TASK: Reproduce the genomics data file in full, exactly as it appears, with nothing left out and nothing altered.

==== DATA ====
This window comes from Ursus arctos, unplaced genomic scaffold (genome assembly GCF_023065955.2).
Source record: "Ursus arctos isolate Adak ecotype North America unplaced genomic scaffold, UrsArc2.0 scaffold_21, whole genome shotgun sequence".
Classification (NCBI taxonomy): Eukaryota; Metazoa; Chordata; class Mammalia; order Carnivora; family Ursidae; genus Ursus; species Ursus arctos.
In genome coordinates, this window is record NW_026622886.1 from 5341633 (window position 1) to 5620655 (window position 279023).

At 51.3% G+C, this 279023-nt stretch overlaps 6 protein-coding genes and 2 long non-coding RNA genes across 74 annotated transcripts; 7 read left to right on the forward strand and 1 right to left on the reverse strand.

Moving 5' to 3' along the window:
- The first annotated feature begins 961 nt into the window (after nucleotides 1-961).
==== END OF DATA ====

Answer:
This window comes from Ursus arctos, unplaced genomic scaffold (genome assembly GCF_023065955.2).
Source record: "Ursus arctos isolate Adak ecotype North America unplaced genomic scaffold, UrsArc2.0 scaffold_21, whole genome shotgun sequence".
Classification (NCBI taxonomy): Eukaryota; Metazoa; Chordata; class Mammalia; order Carnivora; family Ursidae; genus Ursus; species Ursus arctos.
In genome coordinates, this window is record NW_026622886.1 from 5341633 (window position 1) to 5620655 (window position 279023).

At 51.3% G+C, this 279023-nt stretch overlaps 6 protein-coding genes and 2 long non-coding RNA genes across 74 annotated transcripts; 7 read left to right on the forward strand and 1 right to left on the reverse strand.

Moving 5' to 3' along the window:
- The first annotated feature begins 961 nt into the window (after nucleotides 1-961).